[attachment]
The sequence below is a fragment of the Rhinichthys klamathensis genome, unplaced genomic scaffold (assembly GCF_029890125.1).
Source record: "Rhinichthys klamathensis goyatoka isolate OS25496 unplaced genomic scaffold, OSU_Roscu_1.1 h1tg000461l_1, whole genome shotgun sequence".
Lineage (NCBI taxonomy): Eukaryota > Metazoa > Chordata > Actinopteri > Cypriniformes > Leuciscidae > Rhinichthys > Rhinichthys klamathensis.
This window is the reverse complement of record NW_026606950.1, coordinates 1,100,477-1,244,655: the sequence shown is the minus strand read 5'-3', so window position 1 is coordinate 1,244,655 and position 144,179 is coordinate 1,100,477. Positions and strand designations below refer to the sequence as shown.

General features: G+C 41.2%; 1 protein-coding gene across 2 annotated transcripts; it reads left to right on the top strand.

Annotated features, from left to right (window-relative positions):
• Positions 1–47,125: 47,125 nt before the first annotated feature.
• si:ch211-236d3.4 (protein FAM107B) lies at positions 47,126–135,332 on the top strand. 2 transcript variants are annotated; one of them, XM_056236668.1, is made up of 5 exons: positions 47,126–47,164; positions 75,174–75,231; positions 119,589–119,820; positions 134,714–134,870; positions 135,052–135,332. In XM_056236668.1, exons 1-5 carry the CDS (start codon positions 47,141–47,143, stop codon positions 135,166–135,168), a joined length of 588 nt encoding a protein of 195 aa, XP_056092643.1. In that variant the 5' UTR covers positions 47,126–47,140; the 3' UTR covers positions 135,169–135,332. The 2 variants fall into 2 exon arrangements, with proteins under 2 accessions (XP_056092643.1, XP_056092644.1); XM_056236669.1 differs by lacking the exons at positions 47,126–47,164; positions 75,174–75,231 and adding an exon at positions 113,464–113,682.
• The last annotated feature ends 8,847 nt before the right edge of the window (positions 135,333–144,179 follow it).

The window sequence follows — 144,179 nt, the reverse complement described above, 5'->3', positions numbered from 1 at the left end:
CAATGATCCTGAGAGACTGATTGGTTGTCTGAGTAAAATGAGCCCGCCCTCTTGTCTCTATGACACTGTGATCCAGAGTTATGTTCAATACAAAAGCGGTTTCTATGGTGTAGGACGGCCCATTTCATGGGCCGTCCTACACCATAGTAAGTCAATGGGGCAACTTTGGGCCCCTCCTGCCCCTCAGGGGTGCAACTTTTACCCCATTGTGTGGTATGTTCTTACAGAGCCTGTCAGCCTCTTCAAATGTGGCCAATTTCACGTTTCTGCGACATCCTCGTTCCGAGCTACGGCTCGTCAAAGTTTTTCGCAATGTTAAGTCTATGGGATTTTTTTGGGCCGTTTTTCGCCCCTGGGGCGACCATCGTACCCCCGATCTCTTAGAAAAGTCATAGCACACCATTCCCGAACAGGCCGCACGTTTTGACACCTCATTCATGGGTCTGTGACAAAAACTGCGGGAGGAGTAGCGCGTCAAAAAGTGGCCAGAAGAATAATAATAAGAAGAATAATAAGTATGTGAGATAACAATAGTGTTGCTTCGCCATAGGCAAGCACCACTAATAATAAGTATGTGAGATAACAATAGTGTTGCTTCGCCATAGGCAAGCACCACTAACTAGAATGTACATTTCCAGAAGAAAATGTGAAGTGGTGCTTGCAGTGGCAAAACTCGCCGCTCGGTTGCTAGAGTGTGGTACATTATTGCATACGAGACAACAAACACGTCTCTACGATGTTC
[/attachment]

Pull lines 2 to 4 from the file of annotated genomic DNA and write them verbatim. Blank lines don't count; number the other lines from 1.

Source record: "Rhinichthys klamathensis goyatoka isolate OS25496 unplaced genomic scaffold, OSU_Roscu_1.1 h1tg000461l_1, whole genome shotgun sequence".
Lineage (NCBI taxonomy): Eukaryota > Metazoa > Chordata > Actinopteri > Cypriniformes > Leuciscidae > Rhinichthys > Rhinichthys klamathensis.
This window is the reverse complement of record NW_026606950.1, coordinates 1,100,477-1,244,655: the sequence shown is the minus strand read 5'-3', so window position 1 is coordinate 1,244,655 and position 144,179 is coordinate 1,100,477. Positions and strand designations below refer to the sequence as shown.